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Monday, 12 January 2015

Glenn Yarbrough born 12 January 1930

Glenn Yarbrough (born January 12, 1930) is an American folk singer. He was the lead singer with The Limeliters between 1959 and 1963, and had a prolific solo career, recording on various labels.

Glenn Yarbrough's high, clear tenor has served him well throughout his long career as a singer (that's him singing "Things go better with Coke" on all those commercials), and although it has been many years since he placed a song on the pop charts, he continues to have a large and loyal fan base.
He was born on January 12, 1930, in Milwaukee, WI, where he began singing at church functions as a child. His entry into the world of folk music came while he was a student at St. Johns College in Annapolis, MD, in 1951, where a late-night singing session with his roommate, Jac Holzman (who would later found Elektra Records -- Yarbrough would release a handful of records on the label) and a visiting Woody Guthrie would prove to be pivotal for Yarbrough. He bought a guitar the next day.
Following a stint in the Army as a radio operator (he served in Korea) and then a stay as a radio and television host in South Dakota, Yarbrough traveled to New York City in 1957, where he recorded an album, Come Sit by My Side, for New Traditions Records and began regularly playing the country's coffeehouse circuit. He eventually settled in Aspen, CO, where he purchased a local folk club called the Limelite.
When Yarbrough hooked up with two other folksingers, banjo player Alex Hassilev and bassist Lou Gottlieb, the trio took the club's name, becoming the Limeliters. The group was massively successful and recorded several albums (as well as the aforementioned Coke commercial) before Yarbrough left the group in late 1963.

He recorded a solo album for RCA called Time to Move On, which yielded a number 12 pop hit in 1965, "Baby, the Rain Must Fall," and solidified Yarbrough' s solo career. He went on to record several albums for RCA, including a 1966 collaboration with pop poet Rod McKuen, The Lonely Things. By the early '70s Yarbrough had started his own label, Brass Dolphin, and he reunited with the Limeliters in 1973, remaining with the group this time until 1981.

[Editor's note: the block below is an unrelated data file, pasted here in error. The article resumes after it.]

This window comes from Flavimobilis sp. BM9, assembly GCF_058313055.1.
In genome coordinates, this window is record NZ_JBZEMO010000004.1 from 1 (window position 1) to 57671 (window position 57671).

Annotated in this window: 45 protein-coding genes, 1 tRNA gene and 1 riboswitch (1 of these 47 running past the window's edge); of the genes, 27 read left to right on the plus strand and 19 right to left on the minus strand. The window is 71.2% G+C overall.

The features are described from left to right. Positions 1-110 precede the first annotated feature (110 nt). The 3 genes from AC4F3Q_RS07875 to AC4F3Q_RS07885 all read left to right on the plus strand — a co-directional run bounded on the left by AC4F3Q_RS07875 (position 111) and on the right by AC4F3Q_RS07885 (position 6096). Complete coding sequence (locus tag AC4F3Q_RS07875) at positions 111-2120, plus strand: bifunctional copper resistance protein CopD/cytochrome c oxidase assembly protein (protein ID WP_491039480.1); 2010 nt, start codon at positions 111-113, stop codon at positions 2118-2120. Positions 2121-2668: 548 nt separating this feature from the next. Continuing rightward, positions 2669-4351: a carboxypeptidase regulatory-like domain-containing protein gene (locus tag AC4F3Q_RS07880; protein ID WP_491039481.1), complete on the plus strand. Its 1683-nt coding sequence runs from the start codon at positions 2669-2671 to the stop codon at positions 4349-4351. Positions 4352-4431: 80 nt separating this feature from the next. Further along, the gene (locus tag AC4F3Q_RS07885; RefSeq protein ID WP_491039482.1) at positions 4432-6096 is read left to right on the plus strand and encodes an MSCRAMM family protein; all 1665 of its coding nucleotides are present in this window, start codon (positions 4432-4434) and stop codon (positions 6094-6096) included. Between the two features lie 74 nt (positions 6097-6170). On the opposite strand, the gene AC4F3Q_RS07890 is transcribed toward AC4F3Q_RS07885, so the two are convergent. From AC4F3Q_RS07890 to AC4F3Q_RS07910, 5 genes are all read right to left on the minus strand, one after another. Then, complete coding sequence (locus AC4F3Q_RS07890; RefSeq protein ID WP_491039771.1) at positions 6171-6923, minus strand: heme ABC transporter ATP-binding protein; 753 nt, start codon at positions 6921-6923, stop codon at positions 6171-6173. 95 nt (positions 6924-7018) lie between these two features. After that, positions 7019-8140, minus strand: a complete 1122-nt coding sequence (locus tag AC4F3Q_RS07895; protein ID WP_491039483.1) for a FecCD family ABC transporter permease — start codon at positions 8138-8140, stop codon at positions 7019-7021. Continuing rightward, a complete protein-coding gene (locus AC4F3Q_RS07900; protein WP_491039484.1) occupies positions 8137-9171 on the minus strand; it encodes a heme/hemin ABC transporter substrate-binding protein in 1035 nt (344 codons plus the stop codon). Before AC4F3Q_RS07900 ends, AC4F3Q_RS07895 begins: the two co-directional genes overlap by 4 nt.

Yarbrough provided vocals for the Rankin/Bass animated versions of The Hobbit (1977) singing songs such as The Greatest Adventure, The Road Goes Ever On as well as The Return of the King (1980) singing "Frodo of the Nine Fingers"
In the 1990s his albums were being issued by Folk Era Records, including a 1994 effort with his daughter Holly called Family Portrait.
His unique style of singing is referenced in an episode of the animated series South Park titled "The Death Camp of Tolerance". 

Glenn is also an accomplished sailor who has owned and lived aboard three different sailboats: Armorel, all teak and still in operation; Jubilee, which Glenn helped build, taking three years; and the Brass Dolphin a Chinese junk design, and has, according to Yarbrough, sailed around the world except for the Indian Ocean.  (Info edited mainly from All Music and Wikipedia)

1981 New York Live recording with Alex Hasssilev, Lou Gottlieb, and Glenn Yarbrough.


boppinbob said...

For Glenn Yarbrough - Here We Go, Baby (1957) go here:
1. Rich Gal, Poor Gal
2. Spanish Is A Loving Tongue
3. Hey, Jim Along
4. Johnny I Hardly Knew You
5. All My Sorrows
6. Hard Ain't It Hard
7. All Through The Night
8. Here We Go, Baby
9. Turtle Dove
10. Goodbye My Lover
11. One More River
12. Sailor's Grave
13. Wasn't That A Mighty Day
14. House Of The Rising Sun
15. This Land Is Your Land

zephyr said...

Many thanks Bob Glen is a very fine singer and sings so easily